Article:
Not actually an inn at all, the Grapeleaf Inn (known locally as the Rats’ Nest) has only one thing going for it — the food is cheap. Frequented by those at the bottom rung of the economic ladder, locals and out-of-towners alike, the Rats’s Nest definitely lives down to its very poor reputation. Still, if you’ve only go a few coppers to your name, you can get a hot meal here, as long as you’re not too picky about its contents.
The next entry on our list of Notable People is “Clerics of the local shrines”. While these would, indeed, be notable people (the head priest/ess of the largest shrines would likely have considerable influence), religions differ greatly from one game system to the next and one campaign to the next. So much so, in fact, that I’m going to leave it up to individual GMs to create the details for their own games.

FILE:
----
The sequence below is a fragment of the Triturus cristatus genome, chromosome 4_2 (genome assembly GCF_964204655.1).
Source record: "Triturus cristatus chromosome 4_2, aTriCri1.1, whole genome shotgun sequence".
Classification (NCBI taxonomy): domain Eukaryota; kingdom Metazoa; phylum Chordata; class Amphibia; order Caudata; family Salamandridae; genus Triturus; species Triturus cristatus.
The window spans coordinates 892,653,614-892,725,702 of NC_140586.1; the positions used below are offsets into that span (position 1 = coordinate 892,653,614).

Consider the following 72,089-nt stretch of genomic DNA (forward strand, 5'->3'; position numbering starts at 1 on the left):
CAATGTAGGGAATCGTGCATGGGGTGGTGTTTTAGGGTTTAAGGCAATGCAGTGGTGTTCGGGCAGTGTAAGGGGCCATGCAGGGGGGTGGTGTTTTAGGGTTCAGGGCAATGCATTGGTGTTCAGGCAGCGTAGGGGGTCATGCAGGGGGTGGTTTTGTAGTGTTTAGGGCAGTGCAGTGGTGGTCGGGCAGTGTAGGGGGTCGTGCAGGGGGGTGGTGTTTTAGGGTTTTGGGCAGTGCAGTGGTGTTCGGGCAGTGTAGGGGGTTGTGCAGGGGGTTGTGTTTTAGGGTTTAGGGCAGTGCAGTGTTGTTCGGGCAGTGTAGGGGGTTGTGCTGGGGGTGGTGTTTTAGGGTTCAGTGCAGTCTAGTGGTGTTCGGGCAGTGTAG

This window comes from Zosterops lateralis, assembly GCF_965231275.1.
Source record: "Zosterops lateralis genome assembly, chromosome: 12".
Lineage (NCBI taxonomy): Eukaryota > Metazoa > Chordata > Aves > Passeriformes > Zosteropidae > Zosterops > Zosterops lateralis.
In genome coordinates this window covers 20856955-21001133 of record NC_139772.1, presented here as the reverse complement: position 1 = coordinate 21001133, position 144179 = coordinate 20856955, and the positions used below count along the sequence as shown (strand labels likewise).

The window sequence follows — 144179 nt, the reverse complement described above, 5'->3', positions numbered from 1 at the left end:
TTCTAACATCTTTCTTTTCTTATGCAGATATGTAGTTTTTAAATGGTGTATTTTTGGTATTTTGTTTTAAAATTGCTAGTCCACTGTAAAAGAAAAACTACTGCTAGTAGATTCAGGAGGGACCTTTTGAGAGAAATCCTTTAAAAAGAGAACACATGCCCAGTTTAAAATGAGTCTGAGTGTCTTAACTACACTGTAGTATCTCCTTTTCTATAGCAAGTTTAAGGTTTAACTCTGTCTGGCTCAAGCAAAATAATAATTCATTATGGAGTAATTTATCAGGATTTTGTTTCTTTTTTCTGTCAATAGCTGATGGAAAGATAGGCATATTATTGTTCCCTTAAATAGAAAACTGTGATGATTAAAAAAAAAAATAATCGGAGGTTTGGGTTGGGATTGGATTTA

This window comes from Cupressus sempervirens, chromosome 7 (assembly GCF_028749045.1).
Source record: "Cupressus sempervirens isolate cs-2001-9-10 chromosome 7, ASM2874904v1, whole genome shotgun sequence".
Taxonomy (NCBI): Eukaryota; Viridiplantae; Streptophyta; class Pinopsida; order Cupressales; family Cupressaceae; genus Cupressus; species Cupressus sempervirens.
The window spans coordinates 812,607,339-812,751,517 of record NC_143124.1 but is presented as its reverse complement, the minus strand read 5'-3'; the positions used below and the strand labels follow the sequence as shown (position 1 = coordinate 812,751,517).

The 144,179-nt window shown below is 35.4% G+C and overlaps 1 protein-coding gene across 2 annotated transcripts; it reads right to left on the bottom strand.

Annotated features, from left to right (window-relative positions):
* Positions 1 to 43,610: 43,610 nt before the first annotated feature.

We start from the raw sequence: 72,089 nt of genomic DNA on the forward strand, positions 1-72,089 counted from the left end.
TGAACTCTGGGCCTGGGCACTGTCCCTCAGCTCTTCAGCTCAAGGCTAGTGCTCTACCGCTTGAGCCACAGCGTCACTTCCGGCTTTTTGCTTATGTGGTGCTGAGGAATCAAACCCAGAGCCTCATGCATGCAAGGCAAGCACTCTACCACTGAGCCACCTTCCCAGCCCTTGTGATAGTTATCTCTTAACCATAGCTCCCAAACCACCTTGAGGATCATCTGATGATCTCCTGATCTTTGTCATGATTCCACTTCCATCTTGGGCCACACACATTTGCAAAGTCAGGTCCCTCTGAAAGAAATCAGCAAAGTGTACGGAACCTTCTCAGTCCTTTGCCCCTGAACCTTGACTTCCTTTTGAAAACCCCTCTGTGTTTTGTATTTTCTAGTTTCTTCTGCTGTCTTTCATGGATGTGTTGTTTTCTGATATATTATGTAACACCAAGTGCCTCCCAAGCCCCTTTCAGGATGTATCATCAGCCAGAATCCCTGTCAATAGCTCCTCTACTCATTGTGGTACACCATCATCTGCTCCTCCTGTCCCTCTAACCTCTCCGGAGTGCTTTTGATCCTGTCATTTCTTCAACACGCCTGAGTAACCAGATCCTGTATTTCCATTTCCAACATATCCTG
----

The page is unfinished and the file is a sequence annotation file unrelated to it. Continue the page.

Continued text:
However, religion gives us an opportunity to bring our theme (new growth vs. stagnation) into play again. Before becoming a trade center, Meadowbrook was primarily a farming town, so gods of planting and harvest would’ve played a very important role in town life. The new focus on trade and commerce would have brought with more followers of gods favoring those aspects. This could cause friction between the clergy of the established temples and the clergy of the newer temples. Because the growth has been so recent, many of the newer temples are likely still in construction and competition for the best building locations could be very “hot”. Plus, there could be friction between the halfling temples (most likely among the established temples) and human temples (most of new temples would fall into this category).